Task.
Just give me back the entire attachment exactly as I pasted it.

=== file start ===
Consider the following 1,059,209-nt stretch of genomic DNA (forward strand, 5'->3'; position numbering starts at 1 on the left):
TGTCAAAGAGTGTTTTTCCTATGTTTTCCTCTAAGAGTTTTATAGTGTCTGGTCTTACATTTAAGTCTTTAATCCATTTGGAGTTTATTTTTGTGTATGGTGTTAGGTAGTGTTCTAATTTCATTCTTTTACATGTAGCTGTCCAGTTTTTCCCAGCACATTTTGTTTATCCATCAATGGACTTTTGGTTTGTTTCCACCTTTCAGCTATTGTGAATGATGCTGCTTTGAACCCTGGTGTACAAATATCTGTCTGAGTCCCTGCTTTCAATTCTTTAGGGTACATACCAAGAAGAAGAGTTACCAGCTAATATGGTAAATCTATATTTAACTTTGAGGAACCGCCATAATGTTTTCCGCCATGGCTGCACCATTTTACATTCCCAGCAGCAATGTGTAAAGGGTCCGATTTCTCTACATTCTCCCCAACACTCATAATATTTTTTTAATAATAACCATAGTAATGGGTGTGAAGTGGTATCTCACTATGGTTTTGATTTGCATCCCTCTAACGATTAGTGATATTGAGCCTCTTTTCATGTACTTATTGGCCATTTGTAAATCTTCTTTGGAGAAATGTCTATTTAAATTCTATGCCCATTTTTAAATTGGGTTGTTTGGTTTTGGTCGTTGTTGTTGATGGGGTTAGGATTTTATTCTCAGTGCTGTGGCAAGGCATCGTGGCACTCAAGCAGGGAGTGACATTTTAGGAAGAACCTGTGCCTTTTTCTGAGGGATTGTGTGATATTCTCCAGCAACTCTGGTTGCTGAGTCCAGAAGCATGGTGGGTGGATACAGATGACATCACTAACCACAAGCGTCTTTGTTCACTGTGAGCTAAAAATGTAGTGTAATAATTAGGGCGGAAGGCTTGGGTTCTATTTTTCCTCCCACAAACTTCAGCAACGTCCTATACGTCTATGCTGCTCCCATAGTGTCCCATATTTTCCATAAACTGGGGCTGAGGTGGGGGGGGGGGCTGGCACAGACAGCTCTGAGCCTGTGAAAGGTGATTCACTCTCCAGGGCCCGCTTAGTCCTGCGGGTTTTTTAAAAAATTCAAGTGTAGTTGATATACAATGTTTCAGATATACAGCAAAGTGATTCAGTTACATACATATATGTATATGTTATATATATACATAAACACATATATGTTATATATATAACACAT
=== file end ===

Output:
Consider the following 1,059,209-nt stretch of genomic DNA (forward strand, 5'->3'; position numbering starts at 1 on the left):
TGTCAAAGAGTGTTTTTCCTATGTTTTCCTCTAAGAGTTTTATAGTGTCTGGTCTTACATTTAAGTCTTTAATCCATTTGGAGTTTATTTTTGTGTATGGTGTTAGGTAGTGTTCTAATTTCATTCTTTTACATGTAGCTGTCCAGTTTTTCCCAGCACATTTTGTTTATCCATCAATGGACTTTTGGTTTGTTTCCACCTTTCAGCTATTGTGAATGATGCTGCTTTGAACCCTGGTGTACAAATATCTGTCTGAGTCCCTGCTTTCAATTCTTTAGGGTACATACCAAGAAGAAGAGTTACCAGCTAATATGGTAAATCTATATTTAACTTTGAGGAACCGCCATAATGTTTTCCGCCATGGCTGCACCATTTTACATTCCCAGCAGCAATGTGTAAAGGGTCCGATTTCTCTACATTCTCCCCAACACTCATAATATTTTTTTAATAATAACCATAGTAATGGGTGTGAAGTGGTATCTCACTATGGTTTTGATTTGCATCCCTCTAACGATTAGTGATATTGAGCCTCTTTTCATGTACTTATTGGCCATTTGTAAATCTTCTTTGGAGAAATGTCTATTTAAATTCTATGCCCATTTTTAAATTGGGTTGTTTGGTTTTGGTCGTTGTTGTTGATGGGGTTAGGATTTTATTCTCAGTGCTGTGGCAAGGCATCGTGGCACTCAAGCAGGGAGTGACATTTTAGGAAGAACCTGTGCCTTTTTCTGAGGGATTGTGTGATATTCTCCAGCAACTCTGGTTGCTGAGTCCAGAAGCATGGTGGGTGGATACAGATGACATCACTAACCACAAGCGTCTTTGTTCACTGTGAGCTAAAAATGTAGTGTAATAATTAGGGCGGAAGGCTTGGGTTCTATTTTTCCTCCCACAAACTTCAGCAACGTCCTATACGTCTATGCTGCTCCCATAGTGTCCCATATTTTCCATAAACTGGGGCTGAGGTGGGGGGGGGGGCTGGCACAGACAGCTCTGAGCCTGTGAAAGGTGATTCACTCTCCAGGGCCCGCTTAGTCCTGCGGGTTTTTTAAAAAATTCAAGTGTAGTTGATATACAATGTTTCAGATATACAGCAAAGTGATTCAGTTACATACATATATGTATATGTTATATATATACATAAACACATATATGTTATATATATAACACAT